70km race and other weekend adventures

Last weekend saw the first gathering of the intrepid round lake Taupo unicycling team. Ken, Malcolm, Tony and I are planning on doing the 160km cycle race around lake Taupo on unicycles. As a bit of a warm up we got together on the weekend to enter the 70km Marton to Wanganui road race. The race was primarily for runners but the organiser was happy to have two unicyclist duos enter so we each got to ride around 35km.

Riding in a running race was great fun because our unicycling speed was virtually identical to that of the runners. The two unicycling teams finished 9th and 10th out of a field of 20. It was really pleasant not to have a continual stream of cyclists passing you while you struggle desparately to keep up. The runners were all really happy to have us there too.

Another highlight was having a support team while riding. For the first 35km of riding Tony and Malcolm acted as support team and then we switched roles. It was great to have people checking up on you every 7km or so, making sure you had enough food and liquid and giving encouragement. I have never been so well supplied on a ride before. It also meant we could swap unicycles over when technical difficulties arose. The neat thing about support teams is that they provide a way for your non unicycling partner to get involved and still have fun. To make it really enjoyable there should be at least two on the support team so that they can do stuff together while waiting for the riders to turn up.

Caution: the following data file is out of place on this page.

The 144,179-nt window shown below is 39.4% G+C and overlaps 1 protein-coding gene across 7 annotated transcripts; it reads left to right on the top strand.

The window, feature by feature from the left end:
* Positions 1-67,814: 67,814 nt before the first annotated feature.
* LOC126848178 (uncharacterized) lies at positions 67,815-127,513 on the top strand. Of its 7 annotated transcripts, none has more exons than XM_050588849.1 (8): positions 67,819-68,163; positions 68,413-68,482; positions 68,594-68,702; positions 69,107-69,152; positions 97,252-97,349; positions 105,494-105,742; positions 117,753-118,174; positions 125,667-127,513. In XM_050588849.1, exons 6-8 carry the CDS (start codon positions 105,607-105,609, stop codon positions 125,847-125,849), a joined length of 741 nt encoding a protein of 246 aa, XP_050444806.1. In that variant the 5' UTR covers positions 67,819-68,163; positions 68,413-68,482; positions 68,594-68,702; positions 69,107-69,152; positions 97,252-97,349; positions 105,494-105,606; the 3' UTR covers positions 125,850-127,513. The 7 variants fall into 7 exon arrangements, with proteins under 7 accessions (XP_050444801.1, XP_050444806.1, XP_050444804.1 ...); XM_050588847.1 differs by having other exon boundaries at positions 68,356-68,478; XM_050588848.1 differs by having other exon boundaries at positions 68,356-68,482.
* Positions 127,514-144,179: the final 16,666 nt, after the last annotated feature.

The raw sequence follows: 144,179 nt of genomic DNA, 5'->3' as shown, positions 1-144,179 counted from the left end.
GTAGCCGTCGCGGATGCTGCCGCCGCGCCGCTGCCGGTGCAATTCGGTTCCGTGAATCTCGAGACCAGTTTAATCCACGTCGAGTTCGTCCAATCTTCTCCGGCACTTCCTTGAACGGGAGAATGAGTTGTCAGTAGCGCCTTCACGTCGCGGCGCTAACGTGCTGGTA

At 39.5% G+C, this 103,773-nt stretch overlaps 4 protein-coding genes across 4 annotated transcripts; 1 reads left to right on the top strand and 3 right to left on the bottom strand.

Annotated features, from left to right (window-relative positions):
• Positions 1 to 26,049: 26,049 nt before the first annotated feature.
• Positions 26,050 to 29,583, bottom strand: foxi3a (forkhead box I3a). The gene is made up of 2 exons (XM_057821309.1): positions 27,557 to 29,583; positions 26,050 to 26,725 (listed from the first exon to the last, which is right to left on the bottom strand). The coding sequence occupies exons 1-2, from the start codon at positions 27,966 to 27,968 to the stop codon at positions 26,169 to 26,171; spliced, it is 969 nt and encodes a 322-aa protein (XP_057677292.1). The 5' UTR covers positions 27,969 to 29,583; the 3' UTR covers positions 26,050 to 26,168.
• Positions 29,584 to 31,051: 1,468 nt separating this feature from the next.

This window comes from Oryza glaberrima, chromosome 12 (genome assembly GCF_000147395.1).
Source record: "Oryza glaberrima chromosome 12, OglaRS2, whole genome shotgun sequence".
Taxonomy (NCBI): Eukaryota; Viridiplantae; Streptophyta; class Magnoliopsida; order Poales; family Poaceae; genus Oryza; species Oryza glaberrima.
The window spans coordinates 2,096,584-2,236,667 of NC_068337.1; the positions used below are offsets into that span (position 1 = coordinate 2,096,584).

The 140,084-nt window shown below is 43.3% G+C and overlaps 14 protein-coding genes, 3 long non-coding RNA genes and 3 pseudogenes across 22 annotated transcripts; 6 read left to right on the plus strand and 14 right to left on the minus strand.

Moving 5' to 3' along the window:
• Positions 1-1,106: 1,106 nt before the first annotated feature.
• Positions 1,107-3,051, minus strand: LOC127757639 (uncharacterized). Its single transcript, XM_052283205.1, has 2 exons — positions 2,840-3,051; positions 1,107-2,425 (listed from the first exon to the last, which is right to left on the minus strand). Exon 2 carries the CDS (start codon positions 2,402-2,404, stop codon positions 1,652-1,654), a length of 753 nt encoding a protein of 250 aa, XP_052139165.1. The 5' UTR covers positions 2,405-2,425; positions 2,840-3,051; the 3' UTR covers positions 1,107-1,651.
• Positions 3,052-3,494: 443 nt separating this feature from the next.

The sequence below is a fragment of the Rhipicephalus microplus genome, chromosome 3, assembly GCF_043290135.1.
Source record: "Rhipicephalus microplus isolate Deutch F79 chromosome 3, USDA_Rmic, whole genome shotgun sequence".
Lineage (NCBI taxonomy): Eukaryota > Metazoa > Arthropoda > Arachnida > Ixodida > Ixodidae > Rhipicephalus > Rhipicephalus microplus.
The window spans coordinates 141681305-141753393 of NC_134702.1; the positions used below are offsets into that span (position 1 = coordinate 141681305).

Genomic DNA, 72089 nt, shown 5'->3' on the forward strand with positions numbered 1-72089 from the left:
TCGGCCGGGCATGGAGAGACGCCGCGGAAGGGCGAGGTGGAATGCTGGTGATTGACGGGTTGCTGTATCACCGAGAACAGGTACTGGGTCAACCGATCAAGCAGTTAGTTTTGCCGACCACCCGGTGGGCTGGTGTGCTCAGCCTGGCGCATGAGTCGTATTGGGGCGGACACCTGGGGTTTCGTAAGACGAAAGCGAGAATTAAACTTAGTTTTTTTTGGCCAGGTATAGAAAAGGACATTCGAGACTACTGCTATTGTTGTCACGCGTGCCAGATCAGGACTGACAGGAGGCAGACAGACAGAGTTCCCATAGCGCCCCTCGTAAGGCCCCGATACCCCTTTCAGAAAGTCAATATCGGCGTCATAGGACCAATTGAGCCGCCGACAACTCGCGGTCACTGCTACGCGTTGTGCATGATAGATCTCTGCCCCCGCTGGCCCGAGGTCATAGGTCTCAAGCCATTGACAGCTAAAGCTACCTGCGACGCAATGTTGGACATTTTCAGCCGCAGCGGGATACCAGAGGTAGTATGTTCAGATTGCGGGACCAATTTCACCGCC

The race traversed some very pretty scenery and there were some fantastic views towards the end. A few of the hills were pretty nasty but we managed to ride the entire thing without having to walk up any hills. My thighs are complaining that may have not been quite a good idea now but I’ll cope. Our time suprised us, both teams taking 4 hours 38 minutes to finish which was faster than we had anticipated. We’ll probably be back next year with a few more unicyclists to add to the competition.

To celebrate the longest road ride 3 of the 4 of us had ever done we spent the evening at the awesome skatepark in Palmerston North. Just about every obstacle was unicyclable and the skate boarders were absolutely amazed and stoked with the moves we were pulling off. There were lots of ramps to drop in on, steps to ride down, benches to jump on and rails to ride. Tony managed to score a free beer after being challenged by the skaties to rail slide a 2 meter long rail. We combined the unicycling with fire toys and finished the evening with a skater jumping through a sheet of flame provided by two fire breathers. The skaters left convinced that extreme unicycling was a very cool up and coming sport.